We become living sacrifices by meditating daily on God’s mercies and then putting those mercies in action. This is how we transform from something old to something new. The world presses us from every side, but we are not to succumb to those stresses, shaped into something resembling the temporary and physical. Instead, we should resist those pressures and allow ourselves to be shaped by God’s wisdom and mercies.

Finding God

Where do you go to find God and be in awe of Him? Do you see Him in nature? Do you see Him in the cosmos? Do you see Him in the love shown by others? We should be looking for God all around us, and we should be setting aside time to meditate on the glory and majesty of our God. In times of joy and in times of sorrow, we can find God around us. It is always the right time to draw closer to God.

In Philippians 3, Paul speaks about doing all he can to attain perfection in God, and he never considers himself to be perfect. He knew it was a daily process to draw closer to God. There is always more we can learn. We can always improve on our journey to find our God within ourselves. Acts 14:19 – 22 even shows Paul getting up and continuing his encouraging work after a stoning. This is sacrificial service.

Finding God in our lives and directing our service toward Him does not guarantee an easy life. Godly service is not a hobby. It is a commitment. It is a sacrifice. Our master gardener will always be at our side to help us grow, but growth can be challenging. Growth can be painful, but the end product is something better and more perfect than the original. We have to be focused, with our roots planted firmly in our God. Then He can transform us into His own image.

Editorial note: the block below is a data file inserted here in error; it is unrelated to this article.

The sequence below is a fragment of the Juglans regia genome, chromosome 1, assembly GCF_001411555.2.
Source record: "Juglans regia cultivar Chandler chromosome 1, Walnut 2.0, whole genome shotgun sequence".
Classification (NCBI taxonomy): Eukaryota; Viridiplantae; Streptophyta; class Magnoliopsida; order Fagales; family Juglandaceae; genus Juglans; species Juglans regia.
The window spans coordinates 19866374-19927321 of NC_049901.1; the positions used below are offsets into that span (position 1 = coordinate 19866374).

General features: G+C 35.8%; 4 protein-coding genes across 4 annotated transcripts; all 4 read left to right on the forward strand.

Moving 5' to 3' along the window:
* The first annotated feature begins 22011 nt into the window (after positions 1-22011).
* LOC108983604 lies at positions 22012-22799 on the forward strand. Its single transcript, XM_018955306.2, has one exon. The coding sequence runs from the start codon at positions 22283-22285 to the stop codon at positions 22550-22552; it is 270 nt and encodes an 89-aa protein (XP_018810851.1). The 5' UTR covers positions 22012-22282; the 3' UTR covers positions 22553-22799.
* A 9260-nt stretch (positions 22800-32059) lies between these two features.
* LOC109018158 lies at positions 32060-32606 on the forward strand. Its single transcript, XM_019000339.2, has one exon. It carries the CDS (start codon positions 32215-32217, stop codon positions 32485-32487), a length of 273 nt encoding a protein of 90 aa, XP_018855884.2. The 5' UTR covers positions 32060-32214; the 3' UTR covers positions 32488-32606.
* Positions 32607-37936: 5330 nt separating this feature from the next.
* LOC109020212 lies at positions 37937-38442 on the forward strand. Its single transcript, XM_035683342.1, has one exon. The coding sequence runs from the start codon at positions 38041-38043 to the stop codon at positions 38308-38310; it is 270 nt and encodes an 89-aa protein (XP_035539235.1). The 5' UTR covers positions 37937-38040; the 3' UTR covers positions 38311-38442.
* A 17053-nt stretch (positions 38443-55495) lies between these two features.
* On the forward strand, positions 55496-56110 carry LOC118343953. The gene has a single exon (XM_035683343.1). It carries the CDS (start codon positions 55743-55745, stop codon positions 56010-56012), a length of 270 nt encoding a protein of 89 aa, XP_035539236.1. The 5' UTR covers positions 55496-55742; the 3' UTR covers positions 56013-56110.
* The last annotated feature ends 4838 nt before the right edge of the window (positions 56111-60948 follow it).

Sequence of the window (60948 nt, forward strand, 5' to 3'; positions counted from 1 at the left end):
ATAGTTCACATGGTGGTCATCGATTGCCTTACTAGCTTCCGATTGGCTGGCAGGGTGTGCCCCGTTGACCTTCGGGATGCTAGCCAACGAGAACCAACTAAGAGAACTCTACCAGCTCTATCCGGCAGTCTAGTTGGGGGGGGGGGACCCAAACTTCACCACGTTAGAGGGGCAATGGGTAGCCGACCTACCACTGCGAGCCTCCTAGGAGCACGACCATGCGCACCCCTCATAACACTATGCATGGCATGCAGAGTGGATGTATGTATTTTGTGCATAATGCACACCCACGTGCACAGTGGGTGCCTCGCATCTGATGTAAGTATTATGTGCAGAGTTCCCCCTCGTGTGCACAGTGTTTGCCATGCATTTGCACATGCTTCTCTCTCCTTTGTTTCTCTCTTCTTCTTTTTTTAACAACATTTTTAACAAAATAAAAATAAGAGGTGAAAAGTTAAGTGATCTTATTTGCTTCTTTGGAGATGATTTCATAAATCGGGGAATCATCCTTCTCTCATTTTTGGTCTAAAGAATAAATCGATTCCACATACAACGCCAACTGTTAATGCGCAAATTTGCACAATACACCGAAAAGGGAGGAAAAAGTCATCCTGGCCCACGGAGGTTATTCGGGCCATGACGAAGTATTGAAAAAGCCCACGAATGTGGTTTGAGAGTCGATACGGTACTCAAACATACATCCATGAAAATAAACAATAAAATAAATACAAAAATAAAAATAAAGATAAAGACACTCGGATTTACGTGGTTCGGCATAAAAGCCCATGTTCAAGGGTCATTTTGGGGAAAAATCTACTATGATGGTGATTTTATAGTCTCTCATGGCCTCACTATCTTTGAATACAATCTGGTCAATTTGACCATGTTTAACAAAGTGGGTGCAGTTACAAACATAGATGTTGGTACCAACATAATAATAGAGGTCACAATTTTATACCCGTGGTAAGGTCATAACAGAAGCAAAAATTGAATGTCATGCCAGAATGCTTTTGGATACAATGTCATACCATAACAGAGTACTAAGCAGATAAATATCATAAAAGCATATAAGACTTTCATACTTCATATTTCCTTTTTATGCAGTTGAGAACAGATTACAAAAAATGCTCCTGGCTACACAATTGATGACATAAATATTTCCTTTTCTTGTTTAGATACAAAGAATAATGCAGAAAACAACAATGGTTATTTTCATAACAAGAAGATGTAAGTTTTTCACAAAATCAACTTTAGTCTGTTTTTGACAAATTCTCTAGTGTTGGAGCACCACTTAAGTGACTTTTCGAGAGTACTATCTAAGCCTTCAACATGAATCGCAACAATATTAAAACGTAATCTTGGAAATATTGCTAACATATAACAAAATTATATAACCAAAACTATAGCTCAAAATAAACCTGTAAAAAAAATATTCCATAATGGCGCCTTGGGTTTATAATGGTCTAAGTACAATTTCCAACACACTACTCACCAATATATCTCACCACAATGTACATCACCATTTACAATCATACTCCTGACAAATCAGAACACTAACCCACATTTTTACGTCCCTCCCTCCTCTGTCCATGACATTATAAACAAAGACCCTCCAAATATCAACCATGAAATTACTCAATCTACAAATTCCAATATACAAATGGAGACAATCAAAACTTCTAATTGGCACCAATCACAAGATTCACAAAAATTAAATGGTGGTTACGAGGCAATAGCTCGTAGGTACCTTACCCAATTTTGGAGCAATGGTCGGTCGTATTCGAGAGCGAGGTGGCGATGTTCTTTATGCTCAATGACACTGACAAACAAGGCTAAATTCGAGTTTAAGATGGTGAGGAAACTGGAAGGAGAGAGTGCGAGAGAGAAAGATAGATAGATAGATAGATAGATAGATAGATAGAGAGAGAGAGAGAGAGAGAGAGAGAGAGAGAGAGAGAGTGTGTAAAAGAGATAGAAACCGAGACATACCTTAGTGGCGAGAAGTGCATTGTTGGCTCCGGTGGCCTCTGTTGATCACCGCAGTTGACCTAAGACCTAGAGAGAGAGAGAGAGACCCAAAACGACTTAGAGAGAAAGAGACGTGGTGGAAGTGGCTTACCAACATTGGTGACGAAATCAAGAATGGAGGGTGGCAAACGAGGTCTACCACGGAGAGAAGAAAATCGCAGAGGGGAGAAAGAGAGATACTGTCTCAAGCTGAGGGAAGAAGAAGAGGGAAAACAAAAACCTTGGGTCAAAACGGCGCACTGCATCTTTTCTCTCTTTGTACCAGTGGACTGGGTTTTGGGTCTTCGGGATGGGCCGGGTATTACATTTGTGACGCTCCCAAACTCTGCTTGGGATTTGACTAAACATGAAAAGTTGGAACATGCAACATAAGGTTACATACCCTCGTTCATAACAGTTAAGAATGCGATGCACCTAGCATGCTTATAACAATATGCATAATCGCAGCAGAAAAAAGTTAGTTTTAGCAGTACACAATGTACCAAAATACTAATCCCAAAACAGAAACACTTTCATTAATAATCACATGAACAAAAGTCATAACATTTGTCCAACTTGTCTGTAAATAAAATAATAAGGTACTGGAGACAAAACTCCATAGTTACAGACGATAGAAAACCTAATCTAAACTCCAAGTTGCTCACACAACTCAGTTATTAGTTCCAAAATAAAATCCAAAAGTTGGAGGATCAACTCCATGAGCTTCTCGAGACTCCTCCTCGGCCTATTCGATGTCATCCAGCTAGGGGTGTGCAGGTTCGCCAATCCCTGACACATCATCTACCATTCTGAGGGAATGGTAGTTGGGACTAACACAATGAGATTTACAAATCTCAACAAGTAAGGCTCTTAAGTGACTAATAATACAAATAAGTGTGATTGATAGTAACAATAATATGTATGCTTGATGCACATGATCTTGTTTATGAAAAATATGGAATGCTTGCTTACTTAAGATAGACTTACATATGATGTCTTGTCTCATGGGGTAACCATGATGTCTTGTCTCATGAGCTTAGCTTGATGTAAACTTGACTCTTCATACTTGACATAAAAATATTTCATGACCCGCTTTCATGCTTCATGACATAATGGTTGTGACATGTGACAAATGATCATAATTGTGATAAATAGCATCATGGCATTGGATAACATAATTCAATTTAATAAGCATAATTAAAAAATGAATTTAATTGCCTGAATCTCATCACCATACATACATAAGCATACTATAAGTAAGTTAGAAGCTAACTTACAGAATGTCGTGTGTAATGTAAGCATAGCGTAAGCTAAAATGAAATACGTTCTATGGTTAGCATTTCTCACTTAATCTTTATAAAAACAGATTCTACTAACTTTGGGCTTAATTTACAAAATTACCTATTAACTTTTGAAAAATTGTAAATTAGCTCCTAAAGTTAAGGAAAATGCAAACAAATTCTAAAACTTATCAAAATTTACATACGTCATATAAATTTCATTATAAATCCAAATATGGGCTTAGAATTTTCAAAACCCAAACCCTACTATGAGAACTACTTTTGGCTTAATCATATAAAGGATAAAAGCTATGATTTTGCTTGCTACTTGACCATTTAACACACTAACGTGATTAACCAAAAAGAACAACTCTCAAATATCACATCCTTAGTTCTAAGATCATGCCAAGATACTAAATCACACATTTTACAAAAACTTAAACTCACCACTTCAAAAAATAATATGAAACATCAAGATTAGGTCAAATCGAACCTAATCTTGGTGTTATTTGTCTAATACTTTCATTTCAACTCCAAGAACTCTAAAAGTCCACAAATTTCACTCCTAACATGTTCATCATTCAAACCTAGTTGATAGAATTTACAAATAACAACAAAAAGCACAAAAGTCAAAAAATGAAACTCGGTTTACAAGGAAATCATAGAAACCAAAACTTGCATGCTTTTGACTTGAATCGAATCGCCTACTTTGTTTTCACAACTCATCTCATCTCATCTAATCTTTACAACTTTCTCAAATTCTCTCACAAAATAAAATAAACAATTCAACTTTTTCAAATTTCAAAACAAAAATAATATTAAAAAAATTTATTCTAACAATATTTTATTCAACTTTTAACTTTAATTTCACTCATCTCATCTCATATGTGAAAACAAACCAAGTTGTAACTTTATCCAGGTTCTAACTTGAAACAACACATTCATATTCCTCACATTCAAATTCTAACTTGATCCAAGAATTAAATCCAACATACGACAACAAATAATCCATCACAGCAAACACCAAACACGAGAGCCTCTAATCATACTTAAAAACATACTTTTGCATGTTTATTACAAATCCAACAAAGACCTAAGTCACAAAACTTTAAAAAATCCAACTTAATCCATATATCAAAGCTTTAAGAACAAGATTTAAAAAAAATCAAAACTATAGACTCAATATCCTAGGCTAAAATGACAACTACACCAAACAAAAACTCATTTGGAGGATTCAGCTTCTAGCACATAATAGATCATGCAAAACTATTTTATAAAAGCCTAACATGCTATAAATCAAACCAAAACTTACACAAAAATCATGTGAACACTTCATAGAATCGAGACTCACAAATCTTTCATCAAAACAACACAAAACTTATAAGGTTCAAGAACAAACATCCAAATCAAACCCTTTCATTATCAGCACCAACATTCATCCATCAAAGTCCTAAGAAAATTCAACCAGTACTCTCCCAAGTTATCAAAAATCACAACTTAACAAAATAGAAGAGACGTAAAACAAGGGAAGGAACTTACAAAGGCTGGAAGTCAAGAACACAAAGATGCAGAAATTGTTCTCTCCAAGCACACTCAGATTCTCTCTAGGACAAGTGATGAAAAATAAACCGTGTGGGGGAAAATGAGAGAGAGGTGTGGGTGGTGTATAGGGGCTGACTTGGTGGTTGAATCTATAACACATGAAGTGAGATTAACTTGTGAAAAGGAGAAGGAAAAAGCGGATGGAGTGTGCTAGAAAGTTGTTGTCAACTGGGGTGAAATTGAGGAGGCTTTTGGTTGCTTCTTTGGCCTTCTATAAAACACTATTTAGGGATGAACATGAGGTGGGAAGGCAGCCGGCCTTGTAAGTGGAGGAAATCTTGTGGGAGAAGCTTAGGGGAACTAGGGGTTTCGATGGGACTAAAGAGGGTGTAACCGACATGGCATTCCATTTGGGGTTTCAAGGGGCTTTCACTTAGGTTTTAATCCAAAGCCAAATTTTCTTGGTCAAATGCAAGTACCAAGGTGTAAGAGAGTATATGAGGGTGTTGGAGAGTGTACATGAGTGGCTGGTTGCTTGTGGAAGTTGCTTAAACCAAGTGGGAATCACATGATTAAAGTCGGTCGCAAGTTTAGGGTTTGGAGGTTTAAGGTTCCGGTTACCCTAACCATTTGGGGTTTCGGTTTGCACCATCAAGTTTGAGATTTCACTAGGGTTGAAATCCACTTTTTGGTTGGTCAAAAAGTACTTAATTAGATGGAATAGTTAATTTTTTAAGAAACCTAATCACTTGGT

lesson by Donn Koonce

The Bonsai Tree


Bonsai involves a tree or a shrub grown in a container that is made to look mature while remaining very small in size. Bon is the pot and sai is the plant within, but bonsai is more than its definition. Classical bonsai represents the product of discipline and harmony, creating a small, healthy plant that looks, for all intents and purposes, like a full grown counterpart. It is a long process. There are no shortcuts, and, in the process, the bonsai artist learns much about life, patience, and attitudes while tending to their plant.

The Master Gardener

A bonsai plant is a healthy, miniature replica of a full grown version. They have all the characteristics of a wild-grown plant while fulfilling the artist’s vision of shape and size. God is our gardener, and our world is the little pot in which He crafts us into His image. Genesis 1 and 2 shows us how God has crafted us and this world around us. This is where we can grow and thrive in our Gardener’s great vision.